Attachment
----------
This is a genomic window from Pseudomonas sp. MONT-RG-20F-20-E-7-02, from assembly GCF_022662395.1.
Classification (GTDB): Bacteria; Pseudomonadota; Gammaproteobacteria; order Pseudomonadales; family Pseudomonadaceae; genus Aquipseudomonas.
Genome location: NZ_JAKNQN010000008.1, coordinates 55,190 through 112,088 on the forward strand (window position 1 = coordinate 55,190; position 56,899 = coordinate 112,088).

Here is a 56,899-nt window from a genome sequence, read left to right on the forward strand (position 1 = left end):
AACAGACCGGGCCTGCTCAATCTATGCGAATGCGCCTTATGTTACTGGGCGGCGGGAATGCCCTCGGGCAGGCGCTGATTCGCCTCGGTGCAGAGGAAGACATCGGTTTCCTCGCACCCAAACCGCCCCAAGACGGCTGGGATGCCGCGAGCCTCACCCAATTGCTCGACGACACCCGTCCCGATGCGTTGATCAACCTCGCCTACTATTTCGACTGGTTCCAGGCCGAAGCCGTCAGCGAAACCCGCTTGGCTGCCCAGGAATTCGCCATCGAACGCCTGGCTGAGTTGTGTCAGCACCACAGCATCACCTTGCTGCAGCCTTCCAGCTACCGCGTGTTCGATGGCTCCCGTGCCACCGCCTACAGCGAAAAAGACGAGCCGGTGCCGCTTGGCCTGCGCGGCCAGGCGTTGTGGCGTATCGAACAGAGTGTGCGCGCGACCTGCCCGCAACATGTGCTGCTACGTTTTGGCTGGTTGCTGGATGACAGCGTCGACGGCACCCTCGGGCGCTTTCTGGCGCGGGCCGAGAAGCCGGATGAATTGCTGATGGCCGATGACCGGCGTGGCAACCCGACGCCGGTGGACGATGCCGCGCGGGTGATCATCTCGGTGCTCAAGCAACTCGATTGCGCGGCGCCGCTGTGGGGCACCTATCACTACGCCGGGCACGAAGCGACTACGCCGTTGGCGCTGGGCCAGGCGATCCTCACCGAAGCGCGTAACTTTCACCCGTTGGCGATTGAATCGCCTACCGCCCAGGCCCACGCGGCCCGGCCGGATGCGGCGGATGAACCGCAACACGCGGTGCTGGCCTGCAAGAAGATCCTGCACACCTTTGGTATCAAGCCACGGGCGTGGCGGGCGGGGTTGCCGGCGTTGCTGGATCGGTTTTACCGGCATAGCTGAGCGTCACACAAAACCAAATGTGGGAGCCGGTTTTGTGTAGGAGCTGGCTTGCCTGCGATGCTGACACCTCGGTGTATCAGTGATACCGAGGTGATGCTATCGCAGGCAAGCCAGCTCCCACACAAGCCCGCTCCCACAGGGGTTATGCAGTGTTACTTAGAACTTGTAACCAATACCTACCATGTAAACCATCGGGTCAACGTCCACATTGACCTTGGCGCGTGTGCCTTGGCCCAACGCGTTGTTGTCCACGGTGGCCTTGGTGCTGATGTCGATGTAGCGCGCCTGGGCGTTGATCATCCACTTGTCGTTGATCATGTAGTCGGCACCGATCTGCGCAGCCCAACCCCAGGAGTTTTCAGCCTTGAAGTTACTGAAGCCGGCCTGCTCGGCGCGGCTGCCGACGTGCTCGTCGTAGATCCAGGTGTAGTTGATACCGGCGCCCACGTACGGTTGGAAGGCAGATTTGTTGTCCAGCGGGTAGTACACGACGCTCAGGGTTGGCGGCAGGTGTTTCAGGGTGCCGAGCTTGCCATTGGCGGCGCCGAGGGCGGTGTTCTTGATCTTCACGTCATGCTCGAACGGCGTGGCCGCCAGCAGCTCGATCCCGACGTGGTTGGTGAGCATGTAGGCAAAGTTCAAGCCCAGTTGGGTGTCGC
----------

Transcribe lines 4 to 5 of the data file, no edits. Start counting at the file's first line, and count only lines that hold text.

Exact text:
Here is a 56,899-nt window from a genome sequence, read left to right on the forward strand (position 1 = left end):
AACAGACCGGGCCTGCTCAATCTATGCGAATGCGCCTTATGTTACTGGGCGGCGGGAATGCCCTCGGGCAGGCGCTGATTCGCCTCGGTGCAGAGGAAGACATCGGTTTCCTCGCACCCAAACCGCCCCAAGACGGCTGGGATGCCGCGAGCCTCACCCAATTGCTCGACGACACCCGTCCCGATGCGTTGATCAACCTCGCCTACTATTTCGACTGGTTCCAGGCCGAAGCCGTCAGCGAAACCCGCTTGGCTGCCCAGGAATTCGCCATCGAACGCCTGGCTGAGTTGTGTCAGCACCACAGCATCACCTTGCTGCAGCCTTCCAGCTACCGCGTGTTCGATGGCTCCCGTGCCACCGCCTACAGCGAAAAAGACGAGCCGGTGCCGCTTGGCCTGCGCGGCCAGGCGTTGTGGCGTATCGAACAGAGTGTGCGCGCGACCTGCCCGCAACATGTGCTGCTACGTTTTGGCTGGTTGCTGGATGACAGCGTCGACGGCACCCTCGGGCGCTTTCTGGCGCGGGCCGAGAAGCCGGATGAATTGCTGATGGCCGATGACCGGCGTGGCAACCCGACGCCGGTGGACGATGCCGCGCGGGTGATCATCTCGGTGCTCAAGCAACTCGATTGCGCGGCGCCGCTGTGGGGCACCTATCACTACGCCGGGCACGAAGCGACTACGCCGTTGGCGCTGGGCCAGGCGATCCTCACCGAAGCGCGTAACTTTCACCCGTTGGCGATTGAATCGCCTACCGCCCAGGCCCACGCGGCCCGGCCGGATGCGGCGGATGAACCGCAACACGCGGTGCTGGCCTGCAAGAAGATCCTGCACACCTTTGGTATCAAGCCACGGGCGTGGCGGGCGGGGTTGCCGGCGTTGCTGGATCGGTTTTACCGGCATAGCTGAGCGTCACACAAAACCAAATGTGGGAGCCGGTTTTGTGTAGGAGCTGGCTTGCCTGCGATGCTGACACCTCGGTGTATCAGTGATACCGAGGTGATGCTATCGCAGGCAAGCCAGCTCCCACACAAGCCCGCTCCCACAGGGGTTATGCAGTGTTACTTAGAACTTGTAACCAATACCTACCATGTAAACCATCGGGTCAACGTCCACATTGACCTTGGCGCGTGTGCCTTGGCCCAACGCGTTGTTGTCCACGGTGGCCTTGGTGCTGATGTCGATGTAGCGCGCCTGGGCGTTGATCATCCACTTGTCGTTGATCATGTAGTCGGCACCGATCTGCGCAGCCCAACCCCAGGAGTTTTCAGCCTTGAAGTTACTGAAGCCGGCCTGCTCGGCGCGGCTGCCGACGTGCTCGTCGTAGATCCAGGTGTAGTTGATACCGGCGCCCACGTACGGTTGGAAGGCAGATTTGTTGTCCAGCGGGTAGTACACGACGCTCAGGGTTGGCGGCAGGTGTTTCAGGGTGCCGAGCTTGCCATTGGCGGCGCCGAGGGCGGTGTTCTTGATCTTCACGTCATGCTCGAACGGCGTGGCCGCCAGCAGCTCGATCCCGACGTGGTTGGTGAGCATGTAGGCAAAGTTCAAGCCCAGTTGGGTGTCGC